One of my favorite uses for Wild Plum hydrosol is romantic... enough said.  Another, is for Yarrow hydrosol for our pets' skin conditions.  We have a lot of ticks and chiggers in our forest and we use hydrosols generously when going into the woods.  We make a Blue Chamomile hydrosol for our personal use, which I use in popsicles when someone in the house is ill.  With Monarda fistulosa hydrosol, we have found that it works wonders on pet odors and stains in carpets.  The Elderflower hydrosol is pure magic on dry skin .


Please give us some insight into your Pine Nut business.  When and how are they harvested, and what form do you sell yours in?

     The Pine nuts are my first love and the first big step we took after the Alaskan epiphany.  I spent two years researching and reading scientific literature about Pinyon trees then set about the business of selling wild Pine nuts as a means of changing policy.  At that time, they grew wild on 68 million acres of public lands and were well documented to be 148 - 500 times a more profitable land use than grazing.  The United States was importing 8 million pounds of pine nuts each year, while mowing down our own Pinyon forests to create grazing range.

     I became an expert in the global arena of Pine nuts.  Its an odd thing, save the Pinyon forest - eat an American pine nut.  It is a pretty complex issue.  This year we had no wild American Pine nuts and I had to work with importers to offer in-shell roasted Pine nuts.  A person can learn everything they ever wanted to know about Pine nuts on my site, www.pinenut.com.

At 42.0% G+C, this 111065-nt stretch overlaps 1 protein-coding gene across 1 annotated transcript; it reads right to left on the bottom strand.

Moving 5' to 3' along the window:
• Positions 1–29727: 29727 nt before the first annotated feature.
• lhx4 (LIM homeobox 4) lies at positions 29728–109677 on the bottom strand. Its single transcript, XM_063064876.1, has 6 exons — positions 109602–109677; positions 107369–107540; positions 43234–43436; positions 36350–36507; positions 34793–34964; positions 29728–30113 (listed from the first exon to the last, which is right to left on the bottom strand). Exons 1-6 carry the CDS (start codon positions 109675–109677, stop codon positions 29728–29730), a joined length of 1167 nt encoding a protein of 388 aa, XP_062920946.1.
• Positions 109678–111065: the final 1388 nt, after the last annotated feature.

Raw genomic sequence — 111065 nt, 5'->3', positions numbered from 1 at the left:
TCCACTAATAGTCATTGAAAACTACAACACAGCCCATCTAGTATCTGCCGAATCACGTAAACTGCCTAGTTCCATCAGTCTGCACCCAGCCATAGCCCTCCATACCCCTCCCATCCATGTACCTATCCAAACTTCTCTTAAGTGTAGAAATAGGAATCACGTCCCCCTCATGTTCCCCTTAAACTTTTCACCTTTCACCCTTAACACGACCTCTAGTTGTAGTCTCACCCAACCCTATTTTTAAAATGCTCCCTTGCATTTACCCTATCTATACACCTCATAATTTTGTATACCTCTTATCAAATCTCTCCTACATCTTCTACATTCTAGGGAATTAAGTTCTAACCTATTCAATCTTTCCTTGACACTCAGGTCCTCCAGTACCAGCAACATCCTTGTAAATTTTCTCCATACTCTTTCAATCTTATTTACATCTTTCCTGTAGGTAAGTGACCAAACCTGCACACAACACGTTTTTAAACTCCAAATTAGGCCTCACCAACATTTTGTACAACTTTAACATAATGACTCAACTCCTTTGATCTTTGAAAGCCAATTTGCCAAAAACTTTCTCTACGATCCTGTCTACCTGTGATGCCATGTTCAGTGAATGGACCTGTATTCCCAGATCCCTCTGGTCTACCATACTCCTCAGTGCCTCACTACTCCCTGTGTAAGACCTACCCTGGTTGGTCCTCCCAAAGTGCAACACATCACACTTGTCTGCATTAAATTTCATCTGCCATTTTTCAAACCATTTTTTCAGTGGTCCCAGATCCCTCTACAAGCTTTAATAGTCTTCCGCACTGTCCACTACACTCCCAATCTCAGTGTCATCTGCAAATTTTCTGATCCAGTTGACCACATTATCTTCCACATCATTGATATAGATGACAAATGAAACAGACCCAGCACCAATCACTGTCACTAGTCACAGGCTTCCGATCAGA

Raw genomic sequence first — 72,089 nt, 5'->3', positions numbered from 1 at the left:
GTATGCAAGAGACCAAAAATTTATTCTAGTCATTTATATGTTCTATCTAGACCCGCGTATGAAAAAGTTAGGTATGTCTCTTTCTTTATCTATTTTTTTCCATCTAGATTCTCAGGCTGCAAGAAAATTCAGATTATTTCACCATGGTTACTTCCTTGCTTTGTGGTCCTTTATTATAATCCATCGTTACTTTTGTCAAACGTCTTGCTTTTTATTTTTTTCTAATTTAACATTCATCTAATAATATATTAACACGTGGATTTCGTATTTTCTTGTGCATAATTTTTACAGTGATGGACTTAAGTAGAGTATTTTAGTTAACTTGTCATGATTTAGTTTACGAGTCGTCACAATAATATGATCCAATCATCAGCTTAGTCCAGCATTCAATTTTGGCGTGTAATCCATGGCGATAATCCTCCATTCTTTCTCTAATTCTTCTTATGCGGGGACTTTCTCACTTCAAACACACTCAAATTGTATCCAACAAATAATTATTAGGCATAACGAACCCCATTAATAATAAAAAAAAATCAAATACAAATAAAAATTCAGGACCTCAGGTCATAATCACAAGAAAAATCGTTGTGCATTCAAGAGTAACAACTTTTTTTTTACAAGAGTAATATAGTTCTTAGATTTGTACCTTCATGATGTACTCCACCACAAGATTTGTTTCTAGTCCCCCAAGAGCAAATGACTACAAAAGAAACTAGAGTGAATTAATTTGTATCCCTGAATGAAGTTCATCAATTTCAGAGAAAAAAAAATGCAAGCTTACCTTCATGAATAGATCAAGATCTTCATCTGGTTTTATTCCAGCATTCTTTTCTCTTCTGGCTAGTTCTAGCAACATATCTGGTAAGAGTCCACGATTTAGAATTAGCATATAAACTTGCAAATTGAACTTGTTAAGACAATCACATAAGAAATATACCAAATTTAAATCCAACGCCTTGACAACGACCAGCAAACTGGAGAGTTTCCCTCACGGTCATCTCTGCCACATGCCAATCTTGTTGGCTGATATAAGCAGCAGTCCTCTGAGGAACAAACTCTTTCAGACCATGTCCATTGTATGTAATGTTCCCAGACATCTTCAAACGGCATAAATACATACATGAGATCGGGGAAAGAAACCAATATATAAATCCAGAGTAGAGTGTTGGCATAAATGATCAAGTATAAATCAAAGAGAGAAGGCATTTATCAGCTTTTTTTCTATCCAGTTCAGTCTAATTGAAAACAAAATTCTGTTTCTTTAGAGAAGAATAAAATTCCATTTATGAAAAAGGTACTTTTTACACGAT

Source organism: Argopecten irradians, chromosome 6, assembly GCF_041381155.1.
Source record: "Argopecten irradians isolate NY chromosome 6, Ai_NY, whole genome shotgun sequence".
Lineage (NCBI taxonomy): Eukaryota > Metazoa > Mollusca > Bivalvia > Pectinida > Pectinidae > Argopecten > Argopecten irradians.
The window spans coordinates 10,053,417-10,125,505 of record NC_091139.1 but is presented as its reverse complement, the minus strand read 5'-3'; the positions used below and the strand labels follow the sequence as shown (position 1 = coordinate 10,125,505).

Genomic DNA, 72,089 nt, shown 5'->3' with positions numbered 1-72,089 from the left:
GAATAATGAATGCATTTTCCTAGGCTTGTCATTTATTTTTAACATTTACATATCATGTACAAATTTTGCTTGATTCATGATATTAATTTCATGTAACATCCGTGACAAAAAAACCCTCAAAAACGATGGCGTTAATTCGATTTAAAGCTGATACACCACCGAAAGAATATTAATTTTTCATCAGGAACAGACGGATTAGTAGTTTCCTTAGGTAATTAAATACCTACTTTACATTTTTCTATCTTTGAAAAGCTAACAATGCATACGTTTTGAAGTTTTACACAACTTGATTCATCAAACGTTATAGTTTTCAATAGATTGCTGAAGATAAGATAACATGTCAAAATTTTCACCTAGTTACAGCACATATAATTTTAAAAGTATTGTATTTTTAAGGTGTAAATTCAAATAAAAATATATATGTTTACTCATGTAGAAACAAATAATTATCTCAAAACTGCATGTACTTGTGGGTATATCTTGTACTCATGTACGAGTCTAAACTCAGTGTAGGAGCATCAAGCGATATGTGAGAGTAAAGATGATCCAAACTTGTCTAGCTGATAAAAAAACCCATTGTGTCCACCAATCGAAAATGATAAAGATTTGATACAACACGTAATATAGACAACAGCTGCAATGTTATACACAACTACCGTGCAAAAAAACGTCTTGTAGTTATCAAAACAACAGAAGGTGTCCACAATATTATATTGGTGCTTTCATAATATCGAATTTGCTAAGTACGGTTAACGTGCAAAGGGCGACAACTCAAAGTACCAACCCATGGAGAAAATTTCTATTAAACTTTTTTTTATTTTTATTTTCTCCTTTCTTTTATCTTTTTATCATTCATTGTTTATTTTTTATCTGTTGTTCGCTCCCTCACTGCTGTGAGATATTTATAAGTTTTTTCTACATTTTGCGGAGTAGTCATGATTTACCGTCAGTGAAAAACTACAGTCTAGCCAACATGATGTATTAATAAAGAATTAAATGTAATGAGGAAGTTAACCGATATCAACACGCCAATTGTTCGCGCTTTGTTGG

Our relationship with public agencies has improved greatly over the last 13 years.  I was recently hired as a consultant on a Pinyon project.  The project shares information about methods for managing public lands for Pine nut production.  Agency people are individually very supportive of our Pine nut work.  The sad story is that we are down to 38 million acres of Pinyon trees from 68 million acres over the course of 13 years.
 



What do you do for recreation? (hobbies, etc..)

     I clean the house for recreation.  Sad, but true - I really love a pretty environment in and out of my home and with so little time, cleaning must be enjoyable.  We also attend our son's sporting events and do our best to be active in our community.  We have such a busy life that things normally supposed to be drudgery have to be raised to the level of pleasurable hobbies - like recreational laundry.
 



Do you have any funny or interesting stories that you'd like to share with us?

     A lot of people became familiar with our family and our work via the Fox Networks show 'Trading Spouses'.  We are often asked what that was like.  Just imagine if someone gave you a television crew and said, "no rules - do what you want".  George and I just went bananas - we have a really odd ball sense of humor.  We played Trading Spouses for weeks (in the privacy of our own home - of course!).  It was a really great experience, and the show has aired all over the world.  It was certainly an outstanding opportunity.
 


 

   

Please make sure to visit: 

 
Wild Crops

WildCrops.com

 

Other Spotlights for this company:

 

 

 

All views expressed in this Spotlight are those of the various participants, they are presented here for your enjoyment and enlightenment.  These views do not necessarily represent the views of SharAmbrosia or the "all natural beauty" website.